A look at individual daily price candles can also be revealing. For example, the amount of ‘compression’ or ‘expansion’ on individual days since New Year’s plays a crucial role in understanding the tenor of the market. In the example above, the VIX compression numbers shrunk by a factor of three between the red-outlined period and the blue.

And that’s significant, because it speaks directly to a massive decrease in the market’s tension level, if you will.

It also explains why we’re now short term bullish on the market’s prospects – very bullish.

And we’ll return to write a related trade after we examine the following three open initiatives.

We’ve been rolling out Apple CALLs for a good bit of time and collecting solid premium on them every go-round. And today we resume the process.

You’ll recall that in our February 15th letter, That’s Some Horse, we rolled the 140 CALL out to May 18th. And seeing as that’s tomorrow, we’re going to buy it back for $46.75 and sell the October 19th 140 CALL for $47.35, giving us another five months and an additional $60 in the pocket.

The Roll Continues

Next up is our October 26th pairing (The Problem With Flying) that recommended you buy the XLP June 15th 53 CALL for $2.33 and sell the DIA June 15th 245 CALL for $2.78. Total credit on the deal was $0.45 per pair.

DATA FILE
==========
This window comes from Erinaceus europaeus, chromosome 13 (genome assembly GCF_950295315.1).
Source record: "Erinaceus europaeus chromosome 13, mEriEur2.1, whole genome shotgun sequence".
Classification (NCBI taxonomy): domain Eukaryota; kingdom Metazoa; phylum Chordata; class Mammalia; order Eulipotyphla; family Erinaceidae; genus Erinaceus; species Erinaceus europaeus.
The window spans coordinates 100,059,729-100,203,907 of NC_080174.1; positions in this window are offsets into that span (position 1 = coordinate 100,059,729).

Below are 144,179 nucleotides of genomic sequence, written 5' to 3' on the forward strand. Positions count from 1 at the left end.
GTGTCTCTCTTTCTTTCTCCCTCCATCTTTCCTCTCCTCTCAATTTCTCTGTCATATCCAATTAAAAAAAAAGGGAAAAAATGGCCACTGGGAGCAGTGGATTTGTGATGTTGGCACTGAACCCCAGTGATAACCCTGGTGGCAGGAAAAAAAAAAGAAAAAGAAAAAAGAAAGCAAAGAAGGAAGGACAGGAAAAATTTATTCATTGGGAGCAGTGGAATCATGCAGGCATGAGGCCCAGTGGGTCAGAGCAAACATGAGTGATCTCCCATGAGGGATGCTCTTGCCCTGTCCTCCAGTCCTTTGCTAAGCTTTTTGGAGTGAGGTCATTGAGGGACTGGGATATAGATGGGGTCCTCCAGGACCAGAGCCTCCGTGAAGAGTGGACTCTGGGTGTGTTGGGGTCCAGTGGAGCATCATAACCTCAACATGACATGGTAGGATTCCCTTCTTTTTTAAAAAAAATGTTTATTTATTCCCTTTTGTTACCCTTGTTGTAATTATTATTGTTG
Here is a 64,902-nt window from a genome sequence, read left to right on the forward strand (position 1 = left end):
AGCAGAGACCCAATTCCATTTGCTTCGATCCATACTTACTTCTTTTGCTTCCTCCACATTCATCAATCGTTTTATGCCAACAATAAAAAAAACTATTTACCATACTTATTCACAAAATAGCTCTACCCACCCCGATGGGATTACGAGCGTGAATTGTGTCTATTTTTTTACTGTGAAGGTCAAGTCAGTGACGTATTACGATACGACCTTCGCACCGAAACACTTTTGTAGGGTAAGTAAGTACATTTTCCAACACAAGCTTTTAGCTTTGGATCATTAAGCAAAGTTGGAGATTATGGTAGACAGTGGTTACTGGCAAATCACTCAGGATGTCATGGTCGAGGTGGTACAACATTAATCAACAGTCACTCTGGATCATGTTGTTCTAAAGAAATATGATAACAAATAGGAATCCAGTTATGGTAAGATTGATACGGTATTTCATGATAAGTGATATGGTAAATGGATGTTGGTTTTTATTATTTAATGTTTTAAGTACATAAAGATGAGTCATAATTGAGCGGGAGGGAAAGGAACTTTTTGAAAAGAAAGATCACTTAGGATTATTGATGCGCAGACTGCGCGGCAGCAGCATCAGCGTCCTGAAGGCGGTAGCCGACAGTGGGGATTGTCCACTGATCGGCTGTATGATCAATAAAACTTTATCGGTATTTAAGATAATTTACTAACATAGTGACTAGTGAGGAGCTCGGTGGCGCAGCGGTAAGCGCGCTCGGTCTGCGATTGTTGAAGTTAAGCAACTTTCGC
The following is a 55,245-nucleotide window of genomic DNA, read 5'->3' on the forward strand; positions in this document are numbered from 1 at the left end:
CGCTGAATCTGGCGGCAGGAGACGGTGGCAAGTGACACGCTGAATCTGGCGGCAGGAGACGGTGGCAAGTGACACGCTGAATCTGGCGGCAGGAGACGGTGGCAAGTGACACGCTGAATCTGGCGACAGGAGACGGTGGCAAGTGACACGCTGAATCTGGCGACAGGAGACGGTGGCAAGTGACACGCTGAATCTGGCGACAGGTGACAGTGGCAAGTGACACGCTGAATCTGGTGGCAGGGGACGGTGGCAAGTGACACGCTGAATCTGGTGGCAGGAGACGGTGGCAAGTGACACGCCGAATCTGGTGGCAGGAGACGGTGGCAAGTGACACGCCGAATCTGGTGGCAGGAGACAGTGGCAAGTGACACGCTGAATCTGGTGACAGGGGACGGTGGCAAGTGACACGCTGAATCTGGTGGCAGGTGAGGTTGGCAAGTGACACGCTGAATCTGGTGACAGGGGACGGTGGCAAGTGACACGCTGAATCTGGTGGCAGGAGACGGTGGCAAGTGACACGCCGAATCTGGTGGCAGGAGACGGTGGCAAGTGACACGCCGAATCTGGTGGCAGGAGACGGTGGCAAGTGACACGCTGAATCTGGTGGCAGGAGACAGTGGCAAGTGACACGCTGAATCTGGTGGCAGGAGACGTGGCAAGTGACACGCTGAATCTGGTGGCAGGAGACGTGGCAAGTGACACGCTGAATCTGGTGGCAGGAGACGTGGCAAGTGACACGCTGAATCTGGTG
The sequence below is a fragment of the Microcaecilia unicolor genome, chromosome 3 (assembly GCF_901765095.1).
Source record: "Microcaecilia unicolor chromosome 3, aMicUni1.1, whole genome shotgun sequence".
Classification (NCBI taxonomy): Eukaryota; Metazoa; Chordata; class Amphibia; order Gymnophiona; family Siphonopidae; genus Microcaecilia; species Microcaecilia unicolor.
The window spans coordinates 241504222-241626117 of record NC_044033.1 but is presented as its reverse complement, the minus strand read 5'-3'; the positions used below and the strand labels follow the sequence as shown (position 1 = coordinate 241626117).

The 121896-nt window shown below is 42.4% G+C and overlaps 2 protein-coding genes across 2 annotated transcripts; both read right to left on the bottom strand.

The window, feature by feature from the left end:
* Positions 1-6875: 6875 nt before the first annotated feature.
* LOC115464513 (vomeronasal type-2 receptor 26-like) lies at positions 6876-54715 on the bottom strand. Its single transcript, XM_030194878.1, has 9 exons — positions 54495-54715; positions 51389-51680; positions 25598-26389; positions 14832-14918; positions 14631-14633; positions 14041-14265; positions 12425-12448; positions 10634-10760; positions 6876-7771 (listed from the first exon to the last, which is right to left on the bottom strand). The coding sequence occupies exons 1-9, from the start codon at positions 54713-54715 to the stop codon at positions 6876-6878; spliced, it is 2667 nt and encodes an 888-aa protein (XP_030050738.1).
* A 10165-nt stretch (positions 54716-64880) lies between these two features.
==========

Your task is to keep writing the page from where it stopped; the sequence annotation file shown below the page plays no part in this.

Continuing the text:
Today we buy back the DIA CALL – the trade didn’t roll as planned, and we’re left with no choice but to head off the proverbial sasquatch at the donut shop.

DIA option goes for 3.95. Buy it back and wait (pray) for good action from the consumer staples.

Last Up!

Finally, we wrote Stoking the Commodities on April 12th, urging you to buy the DBC October 19th 18 CALL for $0.60 and sell the DBC October 19th 18 PUT for $0.95. Total credit on the trade was $0.35.

Today, after a hefty three month run-up that tacked almost 15% onto the shares, we say it’s time to let go. The CALLs trade for $0.82 and the PUTs for $0.59. Sell the former and buy back the latter and you take home $0.58 on nothing expended. Accounting for minimal commissions gives you a profit of 287% in five weeks!

Bring it on home, Matty!

On an 18 wheeler!

If the market has, indeed, calmed, we’re in for a nice burst higher from here that will likely test former highs. Our read of both the VIX numbers and the Transports, which very regularly lead the market, show a possible break higher as early as today.

Have a look –

This is the Dow Transports for the last six months, and they clearly show an index on the verge of a breakout.

Consider –

  • all moving averages are unfurled and trending higher, and price is above them all,

  • price is at the top end of her four month consolidation, after repeated efforts to break above resistance,
  • RSI is bullishly above waterline and MACD just confirmed by surfacing three trading sessions ago.

It looks strong, folks. Near term, especially.

We’re playing it with the iShares Transportation Average ETF (NYSE:IYT).

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Many happy returns,

Matt McAbby